Ian Bogost featured in Forbes

By David Ewalt

Bogost_HowDavid Ewalt: A lot of people believe videogames haven’t realized their proper place in art and culture. Is that a symptom of ignorance, that not enough people have seen good games?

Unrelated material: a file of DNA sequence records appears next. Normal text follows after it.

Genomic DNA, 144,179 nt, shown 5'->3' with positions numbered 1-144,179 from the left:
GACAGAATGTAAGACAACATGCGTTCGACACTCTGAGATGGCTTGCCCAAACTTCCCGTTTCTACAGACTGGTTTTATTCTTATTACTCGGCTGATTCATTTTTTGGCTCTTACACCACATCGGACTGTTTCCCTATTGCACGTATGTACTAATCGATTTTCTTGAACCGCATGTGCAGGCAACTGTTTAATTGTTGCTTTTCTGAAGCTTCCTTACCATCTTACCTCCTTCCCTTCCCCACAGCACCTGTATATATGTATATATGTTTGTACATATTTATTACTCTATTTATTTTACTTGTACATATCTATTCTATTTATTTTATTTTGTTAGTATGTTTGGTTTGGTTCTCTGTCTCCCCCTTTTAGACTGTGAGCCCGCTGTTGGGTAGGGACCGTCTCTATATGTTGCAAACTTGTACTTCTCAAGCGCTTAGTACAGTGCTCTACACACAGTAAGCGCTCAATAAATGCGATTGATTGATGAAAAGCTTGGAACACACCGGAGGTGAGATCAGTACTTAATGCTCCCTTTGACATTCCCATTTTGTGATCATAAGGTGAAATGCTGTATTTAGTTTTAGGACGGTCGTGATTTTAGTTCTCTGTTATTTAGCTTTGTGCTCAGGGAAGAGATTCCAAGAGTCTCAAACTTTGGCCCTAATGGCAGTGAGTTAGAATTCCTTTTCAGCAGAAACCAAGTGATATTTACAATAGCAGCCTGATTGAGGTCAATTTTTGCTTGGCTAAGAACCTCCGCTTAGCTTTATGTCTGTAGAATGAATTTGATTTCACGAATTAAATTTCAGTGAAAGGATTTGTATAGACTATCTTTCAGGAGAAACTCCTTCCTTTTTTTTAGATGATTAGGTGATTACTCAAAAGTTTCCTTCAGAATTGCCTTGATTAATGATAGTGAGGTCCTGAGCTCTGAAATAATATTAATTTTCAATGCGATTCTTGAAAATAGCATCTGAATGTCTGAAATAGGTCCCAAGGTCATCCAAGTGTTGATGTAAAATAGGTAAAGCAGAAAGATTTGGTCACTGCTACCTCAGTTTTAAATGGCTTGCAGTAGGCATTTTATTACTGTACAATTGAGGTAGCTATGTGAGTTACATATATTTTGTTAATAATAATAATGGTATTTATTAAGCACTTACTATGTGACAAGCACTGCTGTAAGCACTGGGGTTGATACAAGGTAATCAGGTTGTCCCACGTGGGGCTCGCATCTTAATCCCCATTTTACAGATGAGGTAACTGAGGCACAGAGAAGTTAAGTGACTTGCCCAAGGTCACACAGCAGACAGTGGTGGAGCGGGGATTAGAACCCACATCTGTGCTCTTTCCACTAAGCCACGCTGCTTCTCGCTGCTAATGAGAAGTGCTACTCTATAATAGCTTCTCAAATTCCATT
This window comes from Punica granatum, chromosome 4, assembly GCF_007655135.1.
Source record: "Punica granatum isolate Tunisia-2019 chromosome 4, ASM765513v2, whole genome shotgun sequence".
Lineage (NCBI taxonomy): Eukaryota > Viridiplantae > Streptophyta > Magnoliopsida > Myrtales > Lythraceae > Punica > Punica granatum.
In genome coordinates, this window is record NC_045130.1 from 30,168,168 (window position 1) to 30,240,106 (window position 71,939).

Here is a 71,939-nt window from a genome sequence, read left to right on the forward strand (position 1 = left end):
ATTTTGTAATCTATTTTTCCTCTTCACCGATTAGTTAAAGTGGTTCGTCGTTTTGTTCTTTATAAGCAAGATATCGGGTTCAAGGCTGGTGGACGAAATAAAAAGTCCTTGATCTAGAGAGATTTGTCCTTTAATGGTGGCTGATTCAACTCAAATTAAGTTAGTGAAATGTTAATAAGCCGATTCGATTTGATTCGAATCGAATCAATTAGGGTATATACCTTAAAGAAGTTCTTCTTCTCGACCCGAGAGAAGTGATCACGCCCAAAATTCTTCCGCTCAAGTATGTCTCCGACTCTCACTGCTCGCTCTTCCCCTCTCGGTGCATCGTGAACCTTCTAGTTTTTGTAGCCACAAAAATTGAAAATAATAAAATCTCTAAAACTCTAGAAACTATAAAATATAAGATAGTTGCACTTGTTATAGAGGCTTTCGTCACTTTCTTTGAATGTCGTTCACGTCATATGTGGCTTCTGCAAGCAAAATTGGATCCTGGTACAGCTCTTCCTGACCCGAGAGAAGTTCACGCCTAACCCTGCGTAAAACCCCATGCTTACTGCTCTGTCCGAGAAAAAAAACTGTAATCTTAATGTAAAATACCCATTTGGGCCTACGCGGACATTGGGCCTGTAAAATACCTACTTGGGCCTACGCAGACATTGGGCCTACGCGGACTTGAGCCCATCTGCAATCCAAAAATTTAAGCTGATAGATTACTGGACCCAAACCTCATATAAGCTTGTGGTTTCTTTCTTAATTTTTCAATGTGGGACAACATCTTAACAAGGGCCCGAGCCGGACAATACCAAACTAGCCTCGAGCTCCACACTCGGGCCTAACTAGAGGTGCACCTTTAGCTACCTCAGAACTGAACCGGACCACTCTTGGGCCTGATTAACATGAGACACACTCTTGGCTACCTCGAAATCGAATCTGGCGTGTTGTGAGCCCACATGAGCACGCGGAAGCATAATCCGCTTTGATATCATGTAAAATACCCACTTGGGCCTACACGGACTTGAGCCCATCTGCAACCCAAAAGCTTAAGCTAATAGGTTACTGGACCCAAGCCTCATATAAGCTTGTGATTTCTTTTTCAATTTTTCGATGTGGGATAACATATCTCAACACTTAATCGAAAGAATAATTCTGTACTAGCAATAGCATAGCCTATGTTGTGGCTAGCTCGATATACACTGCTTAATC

Ian Bogost: It’s really funny –so many people, when you talk to them about games, say “I don’t play games. I’m not interested in games.” But of course they play games. They play solitaire on their computer, or they play FarmVille, or they play (Activision Blizzard’s) Guitar Hero, or whatever. It’s almost like we don’t know how to recognize games for things other than entertainment. And when we do recognize them outside of that, it is usually in very, very specific business or organizational contexts, which ordinary people may not think about. So that blind spot is there, in spite of the fact that people are actually playing games. They’re just not counting them as videogames.

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